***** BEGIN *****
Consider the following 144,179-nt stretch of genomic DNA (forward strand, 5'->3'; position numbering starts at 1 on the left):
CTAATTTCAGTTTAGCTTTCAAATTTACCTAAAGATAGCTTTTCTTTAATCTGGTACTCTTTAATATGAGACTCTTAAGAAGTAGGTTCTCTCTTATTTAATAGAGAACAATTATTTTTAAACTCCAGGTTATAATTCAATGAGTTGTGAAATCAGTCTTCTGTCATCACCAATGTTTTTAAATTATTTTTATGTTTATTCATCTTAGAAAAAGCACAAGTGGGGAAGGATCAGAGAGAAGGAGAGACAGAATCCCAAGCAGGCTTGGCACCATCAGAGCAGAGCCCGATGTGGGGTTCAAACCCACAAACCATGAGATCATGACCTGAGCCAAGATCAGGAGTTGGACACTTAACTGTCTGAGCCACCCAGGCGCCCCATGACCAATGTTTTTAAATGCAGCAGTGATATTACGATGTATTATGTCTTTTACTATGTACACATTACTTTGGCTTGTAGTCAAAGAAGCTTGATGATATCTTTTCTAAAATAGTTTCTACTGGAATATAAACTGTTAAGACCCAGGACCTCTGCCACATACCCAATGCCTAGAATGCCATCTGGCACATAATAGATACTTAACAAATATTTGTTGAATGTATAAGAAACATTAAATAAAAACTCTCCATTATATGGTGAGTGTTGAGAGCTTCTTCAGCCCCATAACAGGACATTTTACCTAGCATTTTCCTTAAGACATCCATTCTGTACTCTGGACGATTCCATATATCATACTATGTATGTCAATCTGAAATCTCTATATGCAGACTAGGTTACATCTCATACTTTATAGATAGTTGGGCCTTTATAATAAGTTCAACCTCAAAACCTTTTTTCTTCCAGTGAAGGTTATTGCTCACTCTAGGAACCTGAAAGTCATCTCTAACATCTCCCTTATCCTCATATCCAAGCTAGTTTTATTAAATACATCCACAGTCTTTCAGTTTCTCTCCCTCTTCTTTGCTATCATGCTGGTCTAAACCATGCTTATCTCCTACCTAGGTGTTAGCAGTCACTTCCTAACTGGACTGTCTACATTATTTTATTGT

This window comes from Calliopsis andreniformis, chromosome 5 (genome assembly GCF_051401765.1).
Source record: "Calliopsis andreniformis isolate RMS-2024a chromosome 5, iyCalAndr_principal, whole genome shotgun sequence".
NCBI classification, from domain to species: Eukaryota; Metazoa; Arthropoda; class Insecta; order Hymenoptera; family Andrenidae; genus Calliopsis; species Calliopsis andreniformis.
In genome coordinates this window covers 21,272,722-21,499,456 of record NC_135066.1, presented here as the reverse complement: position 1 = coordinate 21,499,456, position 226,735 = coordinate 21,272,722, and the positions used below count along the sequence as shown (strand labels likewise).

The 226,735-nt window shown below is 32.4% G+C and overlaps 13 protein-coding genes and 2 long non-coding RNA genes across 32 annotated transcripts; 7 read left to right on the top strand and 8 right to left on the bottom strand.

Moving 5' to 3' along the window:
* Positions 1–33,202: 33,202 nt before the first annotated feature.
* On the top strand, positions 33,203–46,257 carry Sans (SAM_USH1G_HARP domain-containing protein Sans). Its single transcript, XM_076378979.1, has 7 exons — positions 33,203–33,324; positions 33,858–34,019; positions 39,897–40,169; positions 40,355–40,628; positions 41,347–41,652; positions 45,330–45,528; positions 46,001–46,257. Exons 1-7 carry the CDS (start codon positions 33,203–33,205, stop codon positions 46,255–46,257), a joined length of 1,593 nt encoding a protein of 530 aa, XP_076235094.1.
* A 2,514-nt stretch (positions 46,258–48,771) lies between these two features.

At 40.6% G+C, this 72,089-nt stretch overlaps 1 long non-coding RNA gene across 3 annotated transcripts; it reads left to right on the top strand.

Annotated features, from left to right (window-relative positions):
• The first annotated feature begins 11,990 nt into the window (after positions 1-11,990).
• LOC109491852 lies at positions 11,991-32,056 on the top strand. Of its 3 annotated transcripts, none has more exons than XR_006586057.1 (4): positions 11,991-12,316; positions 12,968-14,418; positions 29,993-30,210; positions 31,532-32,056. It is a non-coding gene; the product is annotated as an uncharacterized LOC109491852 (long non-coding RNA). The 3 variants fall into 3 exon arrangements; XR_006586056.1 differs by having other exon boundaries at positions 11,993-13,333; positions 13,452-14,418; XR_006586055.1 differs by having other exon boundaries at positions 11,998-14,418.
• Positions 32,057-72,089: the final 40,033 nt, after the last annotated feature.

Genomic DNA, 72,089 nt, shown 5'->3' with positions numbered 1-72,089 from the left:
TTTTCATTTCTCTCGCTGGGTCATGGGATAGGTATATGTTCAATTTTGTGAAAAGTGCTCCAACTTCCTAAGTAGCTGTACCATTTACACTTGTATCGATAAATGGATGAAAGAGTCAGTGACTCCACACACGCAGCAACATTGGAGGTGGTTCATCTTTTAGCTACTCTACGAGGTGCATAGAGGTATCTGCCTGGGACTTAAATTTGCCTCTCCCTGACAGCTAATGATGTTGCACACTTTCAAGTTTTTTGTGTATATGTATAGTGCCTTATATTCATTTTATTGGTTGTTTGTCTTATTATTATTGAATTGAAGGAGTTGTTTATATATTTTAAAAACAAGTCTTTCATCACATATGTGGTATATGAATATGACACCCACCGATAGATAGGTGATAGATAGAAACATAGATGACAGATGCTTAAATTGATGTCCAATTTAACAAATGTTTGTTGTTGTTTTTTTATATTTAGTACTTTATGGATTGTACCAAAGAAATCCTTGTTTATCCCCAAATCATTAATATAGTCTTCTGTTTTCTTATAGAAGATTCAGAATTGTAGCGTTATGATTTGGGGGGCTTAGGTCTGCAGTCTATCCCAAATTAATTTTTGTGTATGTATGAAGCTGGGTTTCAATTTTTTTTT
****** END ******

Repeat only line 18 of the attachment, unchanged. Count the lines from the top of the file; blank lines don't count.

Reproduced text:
TTTTCATTTCTCTCGCTGGGTCATGGGATAGGTATATGTTCAATTTTGTGAAAAGTGCTCCAACTTCCTAAGTAGCTGTACCATTTACACTTGTATCGATAAATGGATGAAAGAGTCAGTGACTCCACACACGCAGCAACATTGGAGGTGGTTCATCTTTTAGCTACTCTACGAGGTGCATAGAGGTATCTGCCTGGGACTTAAATTTGCCTCTCCCTGACAGCTAATGATGTTGCACACTTTCAAGTTTTTTGTGTATATGTATAGTGCCTTATATTCATTTTATTGGTTGTTTGTCTTATTATTATTGAATTGAAGGAGTTGTTTATATATTTTAAAAACAAGTCTTTCATCACATATGTGGTATATGAATATGACACCCACCGATAGATAGGTGATAGATAGAAACATAGATGACAGATGCTTAAATTGATGTCCAATTTAACAAATGTTTGTTGTTGTTTTTTTATATTTAGTACTTTATGGATTGTACCAAAGAAATCCTTGTTTATCCCCAAATCATTAATATAGTCTTCTGTTTTCTTATAGAAGATTCAGAATTGTAGCGTTATGATTTGGGGGGCTTAGGTCTGCAGTCTATCCCAAATTAATTTTTGTGTATGTATGAAGCTGGGTTTCAATTTTTTTTT